About Rosalind Franklin
Rosalind Franklin (1920-1958) completed her undergraduate and postgraduate studies in Chemistry at the University of Cambridge by the age of 26. Her research at the laboratory of Kings College London contributed significantly to the discovery of the structure of DNA.
Franklin used X-ray crystallography in her research, whereas her colleague Wilkins used molecular methods. At the same time, Watson and Crick at the University of Cambridge were trying to discover the structure of DNA using a theoretical modelling approach. When they became aware of the results of Franklin’s experiments and saw her X-ray photos (unbeknownst to Franklin), they realized that they had empirical evidence for their theory of the double helix.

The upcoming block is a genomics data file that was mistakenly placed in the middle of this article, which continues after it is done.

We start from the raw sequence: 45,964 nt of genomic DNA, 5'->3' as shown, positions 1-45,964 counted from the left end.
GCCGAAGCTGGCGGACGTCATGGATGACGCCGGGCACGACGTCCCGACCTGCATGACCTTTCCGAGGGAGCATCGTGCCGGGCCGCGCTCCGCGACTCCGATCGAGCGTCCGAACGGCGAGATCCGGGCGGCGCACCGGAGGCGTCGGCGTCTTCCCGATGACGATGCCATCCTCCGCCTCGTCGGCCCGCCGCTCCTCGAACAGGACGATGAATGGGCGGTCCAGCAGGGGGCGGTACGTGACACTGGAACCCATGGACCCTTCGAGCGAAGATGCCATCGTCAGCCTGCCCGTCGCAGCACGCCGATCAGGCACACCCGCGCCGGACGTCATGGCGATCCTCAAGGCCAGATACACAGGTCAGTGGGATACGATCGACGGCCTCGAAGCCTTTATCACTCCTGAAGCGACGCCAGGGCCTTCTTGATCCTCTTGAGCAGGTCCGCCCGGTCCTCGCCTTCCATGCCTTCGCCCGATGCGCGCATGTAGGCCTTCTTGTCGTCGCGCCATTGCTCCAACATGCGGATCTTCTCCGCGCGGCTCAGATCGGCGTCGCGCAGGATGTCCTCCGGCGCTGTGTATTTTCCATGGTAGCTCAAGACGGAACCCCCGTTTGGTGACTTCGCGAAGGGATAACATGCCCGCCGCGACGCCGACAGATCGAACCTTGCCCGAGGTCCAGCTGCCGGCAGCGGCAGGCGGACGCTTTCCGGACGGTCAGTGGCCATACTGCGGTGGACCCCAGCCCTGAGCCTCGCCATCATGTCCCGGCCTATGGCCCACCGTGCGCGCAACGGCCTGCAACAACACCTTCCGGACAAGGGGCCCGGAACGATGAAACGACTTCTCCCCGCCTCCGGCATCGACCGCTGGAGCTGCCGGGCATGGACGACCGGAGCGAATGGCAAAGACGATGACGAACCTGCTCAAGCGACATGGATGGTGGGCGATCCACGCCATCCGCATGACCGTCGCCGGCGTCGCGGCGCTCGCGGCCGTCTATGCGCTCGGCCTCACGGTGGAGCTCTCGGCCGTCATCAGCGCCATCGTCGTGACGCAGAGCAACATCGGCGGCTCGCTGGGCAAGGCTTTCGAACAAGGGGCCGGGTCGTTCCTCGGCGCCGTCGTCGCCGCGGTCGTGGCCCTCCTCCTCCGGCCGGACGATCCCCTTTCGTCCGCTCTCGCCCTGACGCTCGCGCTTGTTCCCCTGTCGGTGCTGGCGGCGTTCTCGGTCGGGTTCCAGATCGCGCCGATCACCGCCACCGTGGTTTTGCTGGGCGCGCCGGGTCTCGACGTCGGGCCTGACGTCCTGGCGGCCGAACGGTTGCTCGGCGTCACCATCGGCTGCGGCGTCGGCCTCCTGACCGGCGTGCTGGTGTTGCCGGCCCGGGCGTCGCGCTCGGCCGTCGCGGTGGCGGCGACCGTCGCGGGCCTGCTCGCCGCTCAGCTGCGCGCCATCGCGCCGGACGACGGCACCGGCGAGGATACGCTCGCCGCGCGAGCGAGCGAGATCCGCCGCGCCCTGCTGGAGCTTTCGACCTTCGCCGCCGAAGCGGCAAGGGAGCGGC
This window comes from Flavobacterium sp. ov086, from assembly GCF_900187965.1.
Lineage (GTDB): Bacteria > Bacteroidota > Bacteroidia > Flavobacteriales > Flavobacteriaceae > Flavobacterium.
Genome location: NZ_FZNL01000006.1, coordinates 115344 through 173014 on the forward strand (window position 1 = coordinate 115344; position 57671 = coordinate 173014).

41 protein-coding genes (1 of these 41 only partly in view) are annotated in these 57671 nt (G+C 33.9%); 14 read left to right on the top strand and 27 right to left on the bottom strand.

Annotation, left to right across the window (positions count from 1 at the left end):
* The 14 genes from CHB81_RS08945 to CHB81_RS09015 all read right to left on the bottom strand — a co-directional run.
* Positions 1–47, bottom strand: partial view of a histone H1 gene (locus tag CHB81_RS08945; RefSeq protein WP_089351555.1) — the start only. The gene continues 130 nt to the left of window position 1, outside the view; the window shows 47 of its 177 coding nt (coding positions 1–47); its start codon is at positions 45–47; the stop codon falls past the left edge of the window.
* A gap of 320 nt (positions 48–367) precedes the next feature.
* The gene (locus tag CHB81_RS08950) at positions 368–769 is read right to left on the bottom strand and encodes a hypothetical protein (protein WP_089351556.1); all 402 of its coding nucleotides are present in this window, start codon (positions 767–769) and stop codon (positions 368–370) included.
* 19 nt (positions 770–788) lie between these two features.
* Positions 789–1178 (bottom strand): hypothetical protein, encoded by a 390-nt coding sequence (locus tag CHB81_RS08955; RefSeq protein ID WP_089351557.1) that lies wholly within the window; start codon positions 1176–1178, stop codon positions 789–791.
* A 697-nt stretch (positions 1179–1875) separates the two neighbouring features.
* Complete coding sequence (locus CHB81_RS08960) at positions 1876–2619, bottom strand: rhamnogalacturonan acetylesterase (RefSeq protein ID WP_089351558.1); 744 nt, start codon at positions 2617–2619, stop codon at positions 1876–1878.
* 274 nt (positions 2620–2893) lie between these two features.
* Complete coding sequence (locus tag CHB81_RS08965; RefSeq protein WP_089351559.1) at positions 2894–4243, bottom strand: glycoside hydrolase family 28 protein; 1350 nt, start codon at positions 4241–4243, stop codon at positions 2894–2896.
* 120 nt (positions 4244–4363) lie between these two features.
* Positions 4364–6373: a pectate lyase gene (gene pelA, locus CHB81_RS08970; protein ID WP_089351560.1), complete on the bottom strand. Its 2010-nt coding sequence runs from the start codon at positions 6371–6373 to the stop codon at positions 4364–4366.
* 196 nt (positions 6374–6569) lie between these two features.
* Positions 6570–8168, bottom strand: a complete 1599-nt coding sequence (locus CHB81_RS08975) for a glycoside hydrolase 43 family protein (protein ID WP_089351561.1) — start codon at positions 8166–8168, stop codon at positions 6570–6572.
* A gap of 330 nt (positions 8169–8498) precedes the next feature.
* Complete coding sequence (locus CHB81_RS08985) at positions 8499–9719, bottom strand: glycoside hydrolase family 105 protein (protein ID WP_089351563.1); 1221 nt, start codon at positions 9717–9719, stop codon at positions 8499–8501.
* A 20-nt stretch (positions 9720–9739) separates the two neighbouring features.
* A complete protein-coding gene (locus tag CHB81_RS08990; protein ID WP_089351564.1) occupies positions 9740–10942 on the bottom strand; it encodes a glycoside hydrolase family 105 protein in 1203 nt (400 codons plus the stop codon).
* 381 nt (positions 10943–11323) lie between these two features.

Unfortunately they did not credit her in their publications. Franklin died of cancer at the age of 37, probably as a result of inadequate radiation safety measures. Had she survived, she would have undoubtedly been one of the most renowned female scientists of her generation in Europe. Today her work is a shining example to young, brilliant female academics who are interested in a career in science.
|Last modified:||27 July 2017 10.27 a.m.|